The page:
a matched filter coupled to receive and compare the decoded signal and the error signal and to produce an adjustment signal in response to determining that the error signal and the decoded signal correspond to different input signals, the adjustment signal indicating an error in producing the decoded signal from the input signal;
wherein the adjustment signal indicates a difference between the decoded digital signal and a second decoded digital signal that would be produced by a second Viterbi decoder for a different response type;
a correction module to receive the adjustment signal from the matched filter and to correct an error in the first decoded digital signal in response to receiving the adjustment signal; and
wherein the correction module corrects a particular error in the first decoded digital signal in response to particular error being the most probable error in a selected time window.
11. The decoder of claim 10, wherein the Viterbi decoder is a PR4 Viterbi detector.
12. The decoder of claim 10, wherein the adjustment signal indicates a probability that the second Viterbi decoder would generate the second decoded signal in response to receiving the coded input signal.
13. The decoder of claim 10, wherein the different response is the EPR4 response.
14. The decoder of claim 10, wherein the second response is the (1−D2)(1+D+0.5D2) response.
15. The decoder of claim 10, wherein the matched filter is capable of comparing the error signal received to at least three preselected types of error events.
16. A computer program product for decoding an encoded data stream residing on a computer readable medium comprises instructions for causing a processor to:
decode a coded digital data sequence by a first Viterbi algorithm to produce a decoded sequence;
filter the decoded sequence to generate a first error signal; and
filter the decoded sequence to generate a second, different error signal;
wherein the first and second error signals indicate differences between the decoded sequence and decoded sequences corresponding to probably sequences produced by Viterbi decoders having respective second and third response types;
further comprising instructions for causing the processor to correct the decoded sequence to one of the probable sequences in response to receiving one of the error signals; and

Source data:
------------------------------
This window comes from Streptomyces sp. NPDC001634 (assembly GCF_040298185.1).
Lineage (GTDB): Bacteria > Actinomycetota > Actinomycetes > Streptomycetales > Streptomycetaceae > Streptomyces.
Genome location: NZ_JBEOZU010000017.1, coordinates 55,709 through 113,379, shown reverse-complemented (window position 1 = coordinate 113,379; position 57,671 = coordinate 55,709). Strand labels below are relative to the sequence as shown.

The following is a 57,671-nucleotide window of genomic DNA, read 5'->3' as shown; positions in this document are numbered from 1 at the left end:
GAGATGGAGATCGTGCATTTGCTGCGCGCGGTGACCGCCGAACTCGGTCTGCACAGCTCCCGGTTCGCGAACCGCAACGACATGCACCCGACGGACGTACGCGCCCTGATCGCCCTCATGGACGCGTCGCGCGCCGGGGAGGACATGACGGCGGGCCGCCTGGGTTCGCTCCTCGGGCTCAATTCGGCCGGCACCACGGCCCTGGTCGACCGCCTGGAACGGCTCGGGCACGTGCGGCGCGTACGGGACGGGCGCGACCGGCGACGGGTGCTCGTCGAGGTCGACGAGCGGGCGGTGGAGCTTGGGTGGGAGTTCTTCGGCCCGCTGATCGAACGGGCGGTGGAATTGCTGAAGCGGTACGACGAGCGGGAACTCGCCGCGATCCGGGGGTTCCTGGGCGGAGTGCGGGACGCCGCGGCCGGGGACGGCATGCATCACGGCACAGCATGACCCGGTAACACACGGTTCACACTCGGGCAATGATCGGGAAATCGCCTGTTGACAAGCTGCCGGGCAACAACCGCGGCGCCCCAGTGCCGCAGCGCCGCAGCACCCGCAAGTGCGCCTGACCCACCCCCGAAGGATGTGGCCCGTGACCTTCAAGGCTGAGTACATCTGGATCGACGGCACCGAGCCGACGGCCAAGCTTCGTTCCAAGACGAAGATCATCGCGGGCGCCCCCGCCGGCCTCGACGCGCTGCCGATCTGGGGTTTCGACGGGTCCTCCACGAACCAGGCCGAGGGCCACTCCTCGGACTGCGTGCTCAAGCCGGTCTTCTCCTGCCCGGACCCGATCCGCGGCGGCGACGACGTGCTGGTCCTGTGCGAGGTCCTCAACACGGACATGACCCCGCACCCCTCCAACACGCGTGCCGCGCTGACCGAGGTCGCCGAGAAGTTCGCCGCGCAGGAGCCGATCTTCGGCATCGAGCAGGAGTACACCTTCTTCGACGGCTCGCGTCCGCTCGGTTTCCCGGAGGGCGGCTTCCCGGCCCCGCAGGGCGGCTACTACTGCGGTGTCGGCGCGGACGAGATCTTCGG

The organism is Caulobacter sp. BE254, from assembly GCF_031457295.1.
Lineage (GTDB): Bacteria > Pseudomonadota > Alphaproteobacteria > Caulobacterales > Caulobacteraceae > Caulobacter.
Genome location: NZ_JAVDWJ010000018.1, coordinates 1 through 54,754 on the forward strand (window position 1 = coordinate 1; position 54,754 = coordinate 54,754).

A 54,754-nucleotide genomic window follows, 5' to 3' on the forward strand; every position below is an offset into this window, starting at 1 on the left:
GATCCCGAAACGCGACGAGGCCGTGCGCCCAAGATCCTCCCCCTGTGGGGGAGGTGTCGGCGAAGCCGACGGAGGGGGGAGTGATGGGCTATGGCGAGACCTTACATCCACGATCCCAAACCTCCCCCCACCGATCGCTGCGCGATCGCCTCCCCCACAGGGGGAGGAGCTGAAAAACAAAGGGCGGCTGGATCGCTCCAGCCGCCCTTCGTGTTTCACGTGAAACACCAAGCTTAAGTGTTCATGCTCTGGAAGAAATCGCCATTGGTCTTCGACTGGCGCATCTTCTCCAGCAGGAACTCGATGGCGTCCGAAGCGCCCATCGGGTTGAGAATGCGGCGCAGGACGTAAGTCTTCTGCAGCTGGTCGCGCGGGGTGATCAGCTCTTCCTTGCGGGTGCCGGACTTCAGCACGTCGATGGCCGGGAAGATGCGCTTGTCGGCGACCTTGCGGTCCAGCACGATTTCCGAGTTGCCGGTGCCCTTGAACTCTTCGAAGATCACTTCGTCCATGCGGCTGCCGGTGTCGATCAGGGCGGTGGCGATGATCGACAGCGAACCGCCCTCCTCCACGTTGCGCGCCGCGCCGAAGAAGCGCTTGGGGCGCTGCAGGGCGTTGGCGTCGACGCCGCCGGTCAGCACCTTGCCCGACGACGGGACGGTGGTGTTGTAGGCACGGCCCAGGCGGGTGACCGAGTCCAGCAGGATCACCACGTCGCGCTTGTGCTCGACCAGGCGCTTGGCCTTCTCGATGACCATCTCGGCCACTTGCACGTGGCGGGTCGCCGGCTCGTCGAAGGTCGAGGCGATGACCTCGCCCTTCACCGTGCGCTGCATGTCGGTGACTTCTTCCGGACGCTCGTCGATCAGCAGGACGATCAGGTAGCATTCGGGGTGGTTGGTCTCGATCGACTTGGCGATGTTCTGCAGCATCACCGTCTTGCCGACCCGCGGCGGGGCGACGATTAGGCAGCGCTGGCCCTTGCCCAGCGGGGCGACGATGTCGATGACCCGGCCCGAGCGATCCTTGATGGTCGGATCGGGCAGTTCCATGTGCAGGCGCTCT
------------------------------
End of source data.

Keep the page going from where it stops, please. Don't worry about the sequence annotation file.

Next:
wherein instructions that cause the processor to correct further comprise instructions to cause the processor to correct the decoded sequence in response to a difference between the decoded sequence and the one of the probable sequences being the most probable difference in a selected time window.
17. The product of claim 16, wherein the Viterbi algorithm is for the PR4 response.
Description
BACKGROUND

The present invention relates generally to receiving and reconstructing digital signals.

To recover data from a magnetic disk, a head reads data stored on the disk as a stream of individual analog pulses. An analog to digital converter converts the pulses to reconstruct the digital data stream. Due to pulse interference and noise, the reconstructed data stream may contain errors.

To aid in the detection and correction of errors, data can be encoded prior to storing the data on the magnetic disk. Encoding provides additional information to a disk reader, which aids in detecting errors generated by analog to digital conversions.

In convolution encoding, each bit of the encoded data stream depends on several successive bits of the original data stream. Thus, the data stream subsequently produced by the analog to digital converter includes correlation information introduced by the encoding method. The analog to digital conversion may still result in errors due to noise and pulse interference, but the disk reader may employ the encoded correlation information to correct such errors. For example, the disk reader can employ a decoder that decodes the type of correlation information produced by the encoding. From the correlation information, the decoder can identify errors produced by the analog to digital conversion and generate a decoded digital data stream having fewer errors.